Pain AND Gain: On the Edge of Injury AND Glory

The First Ladies of Soccer

I got to spend my mornings last week with the First Ladies of soccer, the Washington Spirit. I have never seen that kind of soccer quite so up close and personal. These women are phenomenal. Just standing by, I can hardly believe the power and accuracy and quickness of their ball drills and their small-sided play.

But after a hard morning’s work on the turf at the SoccerPlex and then doubling up with an afternoon session in the gym, these girls are sporting plenty of ice bags.  What fortitude it must take to keep up this training day after day?

I am hearing Helen Reddy (yes, showing my age, here) in the back of my head singing …

I am woman hear me roar… In numbers too big to ignore … I am strong…I am invincible…I am woman…

Watching these girls, I started thinking about pain and the way women manage it.

  1. Women have high thresholds for physical pain. Sprains, no problem. Tears, no biggie. Surgery, all in a days’ work. We were made that way.
  2. Women have low thresholds for emotional-psychological pain. It hurts to lose. It hurts even more to lose a friend. It hurts most of all to let our friends down. We won’t do it.

Mix 1 and 2 together and I have the recipe for potential injury.

  • I put up with physical pain to avoid emotional pain.
  • I play with potential injury until it becomes actual injury.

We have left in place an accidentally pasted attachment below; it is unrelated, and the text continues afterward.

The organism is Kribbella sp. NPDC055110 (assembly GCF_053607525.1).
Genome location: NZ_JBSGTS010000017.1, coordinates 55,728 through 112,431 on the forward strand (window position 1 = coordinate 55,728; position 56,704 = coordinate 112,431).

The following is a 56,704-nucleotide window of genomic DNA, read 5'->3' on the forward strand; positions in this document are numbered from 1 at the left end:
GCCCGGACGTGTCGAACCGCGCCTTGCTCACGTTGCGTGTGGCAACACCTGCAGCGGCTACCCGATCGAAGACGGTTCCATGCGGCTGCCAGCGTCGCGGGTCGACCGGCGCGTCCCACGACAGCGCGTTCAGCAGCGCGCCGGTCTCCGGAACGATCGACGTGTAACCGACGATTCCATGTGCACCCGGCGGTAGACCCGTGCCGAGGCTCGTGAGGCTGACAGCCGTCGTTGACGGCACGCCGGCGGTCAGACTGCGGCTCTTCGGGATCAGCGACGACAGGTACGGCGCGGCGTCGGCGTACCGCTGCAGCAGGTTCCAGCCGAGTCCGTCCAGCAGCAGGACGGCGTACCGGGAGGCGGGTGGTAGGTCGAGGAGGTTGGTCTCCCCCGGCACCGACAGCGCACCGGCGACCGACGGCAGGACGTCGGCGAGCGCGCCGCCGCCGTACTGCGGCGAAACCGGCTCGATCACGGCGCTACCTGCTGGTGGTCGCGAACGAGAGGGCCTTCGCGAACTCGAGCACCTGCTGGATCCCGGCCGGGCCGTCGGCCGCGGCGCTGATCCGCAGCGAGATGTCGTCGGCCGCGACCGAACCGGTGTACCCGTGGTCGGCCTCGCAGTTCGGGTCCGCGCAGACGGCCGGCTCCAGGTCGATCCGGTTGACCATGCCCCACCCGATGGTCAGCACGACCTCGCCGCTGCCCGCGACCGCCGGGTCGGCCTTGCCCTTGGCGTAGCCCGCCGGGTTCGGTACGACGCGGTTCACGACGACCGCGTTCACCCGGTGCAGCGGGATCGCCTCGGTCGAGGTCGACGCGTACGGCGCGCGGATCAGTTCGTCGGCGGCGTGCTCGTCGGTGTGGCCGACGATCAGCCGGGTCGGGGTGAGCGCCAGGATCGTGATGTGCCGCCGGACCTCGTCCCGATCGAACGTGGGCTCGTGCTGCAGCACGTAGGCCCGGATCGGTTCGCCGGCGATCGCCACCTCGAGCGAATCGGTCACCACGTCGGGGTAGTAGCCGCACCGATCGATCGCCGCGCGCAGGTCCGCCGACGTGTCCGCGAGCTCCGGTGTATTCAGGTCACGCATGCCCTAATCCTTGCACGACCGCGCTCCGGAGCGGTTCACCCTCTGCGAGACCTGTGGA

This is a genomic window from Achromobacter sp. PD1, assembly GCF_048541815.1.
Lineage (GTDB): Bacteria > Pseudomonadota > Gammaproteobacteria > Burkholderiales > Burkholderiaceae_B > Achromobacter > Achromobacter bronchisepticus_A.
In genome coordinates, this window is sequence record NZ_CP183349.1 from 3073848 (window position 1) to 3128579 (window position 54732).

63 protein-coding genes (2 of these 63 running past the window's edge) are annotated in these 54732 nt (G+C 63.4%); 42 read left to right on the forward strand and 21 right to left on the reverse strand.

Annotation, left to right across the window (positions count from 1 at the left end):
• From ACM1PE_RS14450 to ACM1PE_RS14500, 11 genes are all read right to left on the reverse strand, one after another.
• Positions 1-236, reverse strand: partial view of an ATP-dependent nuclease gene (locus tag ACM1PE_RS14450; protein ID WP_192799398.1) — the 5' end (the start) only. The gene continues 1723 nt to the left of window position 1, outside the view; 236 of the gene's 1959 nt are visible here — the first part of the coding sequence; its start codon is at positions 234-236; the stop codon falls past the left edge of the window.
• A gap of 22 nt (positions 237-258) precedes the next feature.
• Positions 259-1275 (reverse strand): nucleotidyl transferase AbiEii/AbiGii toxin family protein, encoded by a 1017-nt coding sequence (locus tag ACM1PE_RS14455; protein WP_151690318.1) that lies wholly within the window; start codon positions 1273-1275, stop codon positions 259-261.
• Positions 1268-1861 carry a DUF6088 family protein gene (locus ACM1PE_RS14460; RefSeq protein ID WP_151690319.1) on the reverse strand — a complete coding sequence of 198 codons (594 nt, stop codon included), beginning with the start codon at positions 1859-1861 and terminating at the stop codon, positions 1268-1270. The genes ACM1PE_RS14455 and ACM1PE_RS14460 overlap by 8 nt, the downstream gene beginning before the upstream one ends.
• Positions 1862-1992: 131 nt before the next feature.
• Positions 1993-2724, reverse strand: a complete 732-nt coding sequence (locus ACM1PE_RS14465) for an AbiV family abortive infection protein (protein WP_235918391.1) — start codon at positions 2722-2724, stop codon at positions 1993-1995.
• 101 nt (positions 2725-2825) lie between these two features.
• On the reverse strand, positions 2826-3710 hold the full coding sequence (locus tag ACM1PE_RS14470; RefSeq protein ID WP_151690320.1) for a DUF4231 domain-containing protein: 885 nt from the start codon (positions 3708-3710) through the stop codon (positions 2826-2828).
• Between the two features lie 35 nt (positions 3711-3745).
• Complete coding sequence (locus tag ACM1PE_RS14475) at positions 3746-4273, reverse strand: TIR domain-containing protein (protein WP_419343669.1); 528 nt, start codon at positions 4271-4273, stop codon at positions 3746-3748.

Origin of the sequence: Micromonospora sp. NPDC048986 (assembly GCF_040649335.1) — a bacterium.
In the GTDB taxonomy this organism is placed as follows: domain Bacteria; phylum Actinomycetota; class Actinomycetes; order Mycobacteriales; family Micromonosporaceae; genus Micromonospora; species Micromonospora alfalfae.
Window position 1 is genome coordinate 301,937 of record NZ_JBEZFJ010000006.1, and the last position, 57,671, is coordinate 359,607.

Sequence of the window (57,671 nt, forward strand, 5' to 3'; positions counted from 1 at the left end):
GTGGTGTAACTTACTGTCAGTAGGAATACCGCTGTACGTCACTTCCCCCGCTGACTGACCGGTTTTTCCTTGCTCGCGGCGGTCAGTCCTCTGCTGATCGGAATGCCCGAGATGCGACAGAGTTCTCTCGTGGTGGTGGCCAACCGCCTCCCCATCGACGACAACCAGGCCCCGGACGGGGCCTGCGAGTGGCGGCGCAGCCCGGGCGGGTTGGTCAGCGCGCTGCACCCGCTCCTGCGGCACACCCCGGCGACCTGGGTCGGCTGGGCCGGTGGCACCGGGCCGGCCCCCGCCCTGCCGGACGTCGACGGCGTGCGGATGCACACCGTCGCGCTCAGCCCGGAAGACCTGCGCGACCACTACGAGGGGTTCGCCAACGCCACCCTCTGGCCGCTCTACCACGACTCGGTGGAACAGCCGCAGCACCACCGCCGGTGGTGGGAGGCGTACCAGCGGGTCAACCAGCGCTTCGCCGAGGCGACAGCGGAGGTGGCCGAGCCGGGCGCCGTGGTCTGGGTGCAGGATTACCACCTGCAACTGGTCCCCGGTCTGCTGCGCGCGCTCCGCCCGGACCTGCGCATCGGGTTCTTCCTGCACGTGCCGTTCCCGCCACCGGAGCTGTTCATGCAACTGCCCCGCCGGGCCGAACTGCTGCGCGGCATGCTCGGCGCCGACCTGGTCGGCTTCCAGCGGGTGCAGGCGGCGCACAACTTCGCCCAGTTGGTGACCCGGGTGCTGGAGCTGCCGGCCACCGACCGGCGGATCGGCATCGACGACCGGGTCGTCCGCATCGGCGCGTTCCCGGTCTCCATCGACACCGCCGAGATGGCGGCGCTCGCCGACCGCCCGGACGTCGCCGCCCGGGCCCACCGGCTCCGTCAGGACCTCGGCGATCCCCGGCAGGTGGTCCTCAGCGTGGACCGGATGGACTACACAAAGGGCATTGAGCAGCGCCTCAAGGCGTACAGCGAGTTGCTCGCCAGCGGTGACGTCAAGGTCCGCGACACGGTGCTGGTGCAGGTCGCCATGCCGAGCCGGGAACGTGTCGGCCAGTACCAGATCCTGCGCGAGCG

• I endure surgery after surgery and keep coming back.
  • I may return to play too early because I miss my friends and need to recover my identity.
  • I go too fast too soon in order to avoid being called a quitter.
  • I may dismiss physical warning signs of pre-injury because I am built to handle physical pain better than the pain of seeing disappointment on the faces of my teammates.

I am woman.

Coaches, parents, players, we need to find the recipe for helping our young women prevent injury and pursue glory. They need:

  1. Pre-season training to build a strong physical foundation and ingrain healthy movement for injury prevention 
  2. Us to help them identify the warning signs of injury and to create a culture that gives them permission to take a seat to rest. No questions asked. No disparaging looks. No playing time cuts. 

When all our female athletes (heck, all our athletes!) have access to these, it will be a beautiful day for women’s sport. For all women. We are, after all, the stronger sex.

Abby Wambach…#160…Any questions?

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